3 Ways to Respond When You’re Offended

0 comments Posted on June 20, 2017

View More: http://chelseamariephoto.pass.us/cindiby Cindi McMenamin

It happens to all of us. Misunderstandings, careless words and sometimes unintentional actions on the part of others that rub us the wrong way.

But having a strategy for dealing with offensive behavior can not only keep us from unexpected drama, it can shield our hearts from being taken captive by the spirit of offense.

Consider how the typical “spirit of offense scenario” causes drama:

  1. You are hurt.
  2. You refuse to talk to the person who has hurt you. Or, worse yet…
  3. You share your wound with another person who then sides with you and also alienates the person who hurt you.

Drama Free FinalThe more we examine Scripture, the more we find that a Spirit-controlled person is not one to give in to the spirit of offense.

Proverbs 19:11 says, “A person’s wisdom yields patience; it is to one’s glory to overlook an offense” (NIV).

We can’t control what others say or think about us, but we can control how we respond. More importantly, it’s helpful to remember that, as Christians, we live for an audience of One—God Himself.  If we truly know that God’s opinion of us is the only one that matters, we will be able to do the following when offended:

  1. Realize There Is Always More to the Story

Much of our offense comes from having too little information. There is always another side to the story. There is always a context within which the story—or the offensive statement or action—occurred. And there is always a back story (what a person may have been dealing with that caused her to say or do what she did to offend you). Ask God for the discernment to know if you really need to hear the context or the other side of the story, or if you need to just blow it off.  Get in the practice of taking every offense to God and asking Him to show you what, if anything, is true in the accusation or offense, and what to let go of and move on.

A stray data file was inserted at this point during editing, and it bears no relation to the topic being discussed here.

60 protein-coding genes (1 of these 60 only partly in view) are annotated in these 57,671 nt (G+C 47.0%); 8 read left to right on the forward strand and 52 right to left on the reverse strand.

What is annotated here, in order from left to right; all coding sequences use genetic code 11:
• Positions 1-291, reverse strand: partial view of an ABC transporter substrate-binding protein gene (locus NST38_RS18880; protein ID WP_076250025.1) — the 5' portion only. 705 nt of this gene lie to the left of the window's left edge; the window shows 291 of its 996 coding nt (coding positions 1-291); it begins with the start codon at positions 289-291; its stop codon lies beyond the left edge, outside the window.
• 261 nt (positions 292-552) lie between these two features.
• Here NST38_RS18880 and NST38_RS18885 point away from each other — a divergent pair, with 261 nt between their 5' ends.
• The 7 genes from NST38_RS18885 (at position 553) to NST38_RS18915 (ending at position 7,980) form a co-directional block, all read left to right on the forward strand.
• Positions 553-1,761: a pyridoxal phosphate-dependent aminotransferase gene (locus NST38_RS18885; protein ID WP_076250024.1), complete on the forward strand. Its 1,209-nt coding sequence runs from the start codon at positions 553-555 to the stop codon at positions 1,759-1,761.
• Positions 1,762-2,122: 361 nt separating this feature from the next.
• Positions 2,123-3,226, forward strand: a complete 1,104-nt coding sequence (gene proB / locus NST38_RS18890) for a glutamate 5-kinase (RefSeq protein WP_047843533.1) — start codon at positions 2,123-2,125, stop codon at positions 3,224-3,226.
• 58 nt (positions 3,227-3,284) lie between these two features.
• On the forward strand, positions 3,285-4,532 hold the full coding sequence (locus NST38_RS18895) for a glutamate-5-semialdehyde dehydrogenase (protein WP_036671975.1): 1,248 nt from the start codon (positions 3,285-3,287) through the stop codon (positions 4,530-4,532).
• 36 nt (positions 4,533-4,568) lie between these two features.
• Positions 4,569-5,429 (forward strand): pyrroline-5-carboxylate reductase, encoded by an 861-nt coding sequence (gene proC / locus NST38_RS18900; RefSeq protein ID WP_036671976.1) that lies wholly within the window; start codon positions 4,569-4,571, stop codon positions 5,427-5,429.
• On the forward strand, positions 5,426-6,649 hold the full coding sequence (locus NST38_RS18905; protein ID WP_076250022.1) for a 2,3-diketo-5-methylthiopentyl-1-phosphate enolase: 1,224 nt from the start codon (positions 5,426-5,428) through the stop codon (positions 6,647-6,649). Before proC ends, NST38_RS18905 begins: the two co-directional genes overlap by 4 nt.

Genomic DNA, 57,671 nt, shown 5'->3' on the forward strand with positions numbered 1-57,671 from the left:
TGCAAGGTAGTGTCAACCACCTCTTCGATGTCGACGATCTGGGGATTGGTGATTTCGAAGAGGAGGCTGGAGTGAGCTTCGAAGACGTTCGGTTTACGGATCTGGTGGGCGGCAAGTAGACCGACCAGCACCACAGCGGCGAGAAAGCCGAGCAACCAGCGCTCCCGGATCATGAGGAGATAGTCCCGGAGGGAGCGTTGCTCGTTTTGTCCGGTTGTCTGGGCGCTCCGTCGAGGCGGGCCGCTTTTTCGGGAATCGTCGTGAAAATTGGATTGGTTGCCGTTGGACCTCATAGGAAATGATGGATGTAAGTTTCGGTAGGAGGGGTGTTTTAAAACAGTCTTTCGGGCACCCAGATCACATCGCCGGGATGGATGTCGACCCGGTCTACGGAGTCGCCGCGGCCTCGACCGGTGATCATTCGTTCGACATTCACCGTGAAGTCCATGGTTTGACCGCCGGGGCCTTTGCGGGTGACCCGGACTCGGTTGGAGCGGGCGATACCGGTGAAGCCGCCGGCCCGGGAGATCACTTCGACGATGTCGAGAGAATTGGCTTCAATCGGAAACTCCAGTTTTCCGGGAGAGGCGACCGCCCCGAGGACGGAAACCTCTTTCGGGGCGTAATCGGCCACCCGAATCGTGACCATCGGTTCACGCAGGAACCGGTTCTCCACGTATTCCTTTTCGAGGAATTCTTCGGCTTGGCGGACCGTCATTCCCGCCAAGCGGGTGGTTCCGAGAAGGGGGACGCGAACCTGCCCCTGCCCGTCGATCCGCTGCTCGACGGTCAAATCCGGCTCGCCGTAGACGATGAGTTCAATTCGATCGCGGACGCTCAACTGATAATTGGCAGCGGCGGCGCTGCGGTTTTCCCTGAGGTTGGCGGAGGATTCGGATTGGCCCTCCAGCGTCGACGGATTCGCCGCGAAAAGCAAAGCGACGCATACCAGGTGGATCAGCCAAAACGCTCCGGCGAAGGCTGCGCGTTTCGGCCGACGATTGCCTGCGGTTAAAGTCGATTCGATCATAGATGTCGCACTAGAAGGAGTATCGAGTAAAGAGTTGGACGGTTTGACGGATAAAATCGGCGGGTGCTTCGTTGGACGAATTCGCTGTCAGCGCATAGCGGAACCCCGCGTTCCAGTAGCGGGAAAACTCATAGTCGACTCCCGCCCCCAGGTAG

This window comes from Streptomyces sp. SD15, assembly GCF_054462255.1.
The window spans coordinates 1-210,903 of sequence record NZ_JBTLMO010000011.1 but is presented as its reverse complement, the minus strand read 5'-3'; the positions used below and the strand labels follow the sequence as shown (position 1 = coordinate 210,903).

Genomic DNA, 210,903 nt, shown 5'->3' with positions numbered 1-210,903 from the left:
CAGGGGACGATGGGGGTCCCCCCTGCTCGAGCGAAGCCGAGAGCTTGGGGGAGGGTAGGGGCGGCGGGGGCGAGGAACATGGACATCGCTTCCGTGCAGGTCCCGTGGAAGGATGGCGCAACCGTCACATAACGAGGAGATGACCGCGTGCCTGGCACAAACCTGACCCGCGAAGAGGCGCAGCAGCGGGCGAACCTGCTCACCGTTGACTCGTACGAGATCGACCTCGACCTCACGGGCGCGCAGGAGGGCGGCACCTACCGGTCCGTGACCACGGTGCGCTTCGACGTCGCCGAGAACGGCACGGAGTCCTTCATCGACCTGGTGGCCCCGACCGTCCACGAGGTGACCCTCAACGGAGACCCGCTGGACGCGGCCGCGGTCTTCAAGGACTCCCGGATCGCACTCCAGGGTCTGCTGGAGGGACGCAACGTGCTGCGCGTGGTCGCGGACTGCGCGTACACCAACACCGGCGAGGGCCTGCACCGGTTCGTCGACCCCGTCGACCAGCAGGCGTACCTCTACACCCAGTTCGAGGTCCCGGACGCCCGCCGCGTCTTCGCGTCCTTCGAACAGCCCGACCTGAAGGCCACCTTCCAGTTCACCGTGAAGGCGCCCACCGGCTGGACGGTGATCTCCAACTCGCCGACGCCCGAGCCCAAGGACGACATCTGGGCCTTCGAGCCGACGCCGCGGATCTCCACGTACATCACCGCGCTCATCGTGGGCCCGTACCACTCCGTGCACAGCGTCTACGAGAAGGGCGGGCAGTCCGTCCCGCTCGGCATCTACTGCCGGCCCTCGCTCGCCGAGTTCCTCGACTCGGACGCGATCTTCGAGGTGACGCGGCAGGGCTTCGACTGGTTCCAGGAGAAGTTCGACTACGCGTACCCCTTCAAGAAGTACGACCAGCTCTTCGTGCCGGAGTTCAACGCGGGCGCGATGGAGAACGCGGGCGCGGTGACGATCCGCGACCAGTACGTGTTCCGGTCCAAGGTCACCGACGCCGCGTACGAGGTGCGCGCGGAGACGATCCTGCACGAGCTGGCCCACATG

1. Refrain from Acting Impulsively

Being impulsive in our words and actions often leads to drama. James 1:19 tells us, “Everyone should be quick to listen, slow to speak and slow to become angry.” If you have to, count to 10 before you respond. It will curb impulsiveness.

  1. Resist the Urge to Defend Yourself

This step has been the most helpful to me through the years. I can lose sleep at night trying to defend my image, or waste energy on explanations, defenses or attempted retaliation. But none of that is necessary when I realize one golden truth: God’s got my back. There is such freedom in being able to let an offense or accusation fall by the wayside with the mindset that “my name is Christ’s. And therefore an accusation against me is an accusation against Him. And He can defend His name.”

Cindi McMenamin is a national speaker and author who helps women and couples strengthen their relationship with God and others. She is the author of 15 books including her newest, Drama Free: Finding Peace When Emotions Overwhelm You. For more on her books and ministry, see her website: www.StrengthForTheSoul.com.


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